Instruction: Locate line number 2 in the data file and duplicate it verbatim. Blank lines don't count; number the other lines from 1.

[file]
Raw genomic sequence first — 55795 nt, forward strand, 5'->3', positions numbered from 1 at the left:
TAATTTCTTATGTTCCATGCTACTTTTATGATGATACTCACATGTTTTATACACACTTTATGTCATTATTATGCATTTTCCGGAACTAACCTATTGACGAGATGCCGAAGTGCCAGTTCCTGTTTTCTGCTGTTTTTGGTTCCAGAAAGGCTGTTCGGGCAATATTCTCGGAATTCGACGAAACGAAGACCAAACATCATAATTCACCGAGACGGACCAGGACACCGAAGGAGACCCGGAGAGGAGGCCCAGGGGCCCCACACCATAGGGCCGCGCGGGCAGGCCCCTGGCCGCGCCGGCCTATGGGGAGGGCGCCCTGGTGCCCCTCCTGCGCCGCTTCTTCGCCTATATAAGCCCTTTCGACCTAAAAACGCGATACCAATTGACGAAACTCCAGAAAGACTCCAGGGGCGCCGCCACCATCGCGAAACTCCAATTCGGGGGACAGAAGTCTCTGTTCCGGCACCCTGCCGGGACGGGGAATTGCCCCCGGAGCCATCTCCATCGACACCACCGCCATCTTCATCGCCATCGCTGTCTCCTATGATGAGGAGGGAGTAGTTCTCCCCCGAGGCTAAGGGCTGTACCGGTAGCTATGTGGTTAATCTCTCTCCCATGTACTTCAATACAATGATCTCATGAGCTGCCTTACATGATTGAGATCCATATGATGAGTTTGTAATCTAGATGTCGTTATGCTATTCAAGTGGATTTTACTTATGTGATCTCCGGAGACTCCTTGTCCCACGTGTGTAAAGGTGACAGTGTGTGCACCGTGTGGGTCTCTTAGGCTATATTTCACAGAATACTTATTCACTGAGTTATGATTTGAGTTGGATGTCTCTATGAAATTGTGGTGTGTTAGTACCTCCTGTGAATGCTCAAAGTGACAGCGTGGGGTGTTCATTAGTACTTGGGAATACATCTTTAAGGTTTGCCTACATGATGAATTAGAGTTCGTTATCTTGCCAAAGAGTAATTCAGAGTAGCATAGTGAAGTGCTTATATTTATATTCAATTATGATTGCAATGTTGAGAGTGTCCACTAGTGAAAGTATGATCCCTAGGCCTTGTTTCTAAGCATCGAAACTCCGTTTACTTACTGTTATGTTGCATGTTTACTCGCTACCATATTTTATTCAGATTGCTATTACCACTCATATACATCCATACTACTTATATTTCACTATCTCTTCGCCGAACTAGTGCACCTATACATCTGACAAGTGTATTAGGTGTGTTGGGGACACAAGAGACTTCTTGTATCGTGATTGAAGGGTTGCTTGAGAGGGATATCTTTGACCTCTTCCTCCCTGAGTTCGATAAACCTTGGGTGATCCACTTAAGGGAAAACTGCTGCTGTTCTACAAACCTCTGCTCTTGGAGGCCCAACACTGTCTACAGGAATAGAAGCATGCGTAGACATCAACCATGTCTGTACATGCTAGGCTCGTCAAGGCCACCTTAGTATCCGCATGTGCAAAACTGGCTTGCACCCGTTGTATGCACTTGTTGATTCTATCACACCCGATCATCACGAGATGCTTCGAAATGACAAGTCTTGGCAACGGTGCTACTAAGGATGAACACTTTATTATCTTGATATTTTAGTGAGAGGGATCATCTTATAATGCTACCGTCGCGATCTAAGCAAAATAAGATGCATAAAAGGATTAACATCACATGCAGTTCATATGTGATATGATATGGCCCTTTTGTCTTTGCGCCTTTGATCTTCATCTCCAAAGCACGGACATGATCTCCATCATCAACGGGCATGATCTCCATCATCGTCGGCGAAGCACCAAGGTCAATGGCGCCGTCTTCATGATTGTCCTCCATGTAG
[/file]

TAATTTCTTATGTTCCATGCTACTTTTATGATGATACTCACATGTTTTATACACACTTTATGTCATTATTATGCATTTTCCGGAACTAACCTATTGACGAGATGCCGAAGTGCCAGTTCCTGTTTTCTGCTGTTTTTGGTTCCAGAAAGGCTGTTCGGGCAATATTCTCGGAATTCGACGAAACGAAGACCAAACATCATAATTCACCGAGACGGACCAGGACACCGAAGGAGACCCGGAGAGGAGGCCCAGGGGCCCCACACCATAGGGCCGCGCGGGCAGGCCCCTGGCCGCGCCGGCCTATGGGGAGGGCGCCCTGGTGCCCCTCCTGCGCCGCTTCTTCGCCTATATAAGCCCTTTCGACCTAAAAACGCGATACCAATTGACGAAACTCCAGAAAGACTCCAGGGGCGCCGCCACCATCGCGAAACTCCAATTCGGGGGACAGAAGTCTCTGTTCCGGCACCCTGCCGGGACGGGGAATTGCCCCCGGAGCCATCTCCATCGACACCACCGCCATCTTCATCGCCATCGCTGTCTCCTATGATGAGGAGGGAGTAGTTCTCCCCCGAGGCTAAGGGCTGTACCGGTAGCTATGTGGTTAATCTCTCTCCCATGTACTTCAATACAATGATCTCATGAGCTGCCTTACATGATTGAGATCCATATGATGAGTTTGTAATCTAGATGTCGTTATGCTATTCAAGTGGATTTTACTTATGTGATCTCCGGAGACTCCTTGTCCCACGTGTGTAAAGGTGACAGTGTGTGCACCGTGTGGGTCTCTTAGGCTATATTTCACAGAATACTTATTCACTGAGTTATGATTTGAGTTGGATGTCTCTATGAAATTGTGGTGTGTTAGTACCTCCTGTGAATGCTCAAAGTGACAGCGTGGGGTGTTCATTAGTACTTGGGAATACATCTTTAAGGTTTGCCTACATGATGAATTAGAGTTCGTTATCTTGCCAAAGAGTAATTCAGAGTAGCATAGTGAAGTGCTTATATTTATATTCAATTATGATTGCAATGTTGAGAGTGTCCACTAGTGAAAGTATGATCCCTAGGCCTTGTTTCTAAGCATCGAAACTCCGTTTACTTACTGTTATGTTGCATGTTTACTCGCTACCATATTTTATTCAGATTGCTATTACCACTCATATACATCCATACTACTTATATTTCACTATCTCTTCGCCGAACTAGTGCACCTATACATCTGACAAGTGTATTAGGTGTGTTGGGGACACAAGAGACTTCTTGTATCGTGATTGAAGGGTTGCTTGAGAGGGATATCTTTGACCTCTTCCTCCCTGAGTTCGATAAACCTTGGGTGATCCACTTAAGGGAAAACTGCTGCTGTTCTACAAACCTCTGCTCTTGGAGGCCCAACACTGTCTACAGGAATAGAAGCATGCGTAGACATCAACCATGTCTGTACATGCTAGGCTCGTCAAGGCCACCTTAGTATCCGCATGTGCAAAACTGGCTTGCACCCGTTGTATGCACTTGTTGATTCTATCACACCCGATCATCACGAGATGCTTCGAAATGACAAGTCTTGGCAACGGTGCTACTAAGGATGAACACTTTATTATCTTGATATTTTAGTGAGAGGGATCATCTTATAATGCTACCGTCGCGATCTAAGCAAAATAAGATGCATAAAAGGATTAACATCACATGCAGTTCATATGTGATATGATATGGCCCTTTTGTCTTTGCGCCTTTGATCTTCATCTCCAAAGCACGGACATGATCTCCATCATCAACGGGCATGATCTCCATCATCGTCGGCGAAGCACCAAGGTCAATGGCGCCGTCTTCATGATTGTCCTCCATGTAG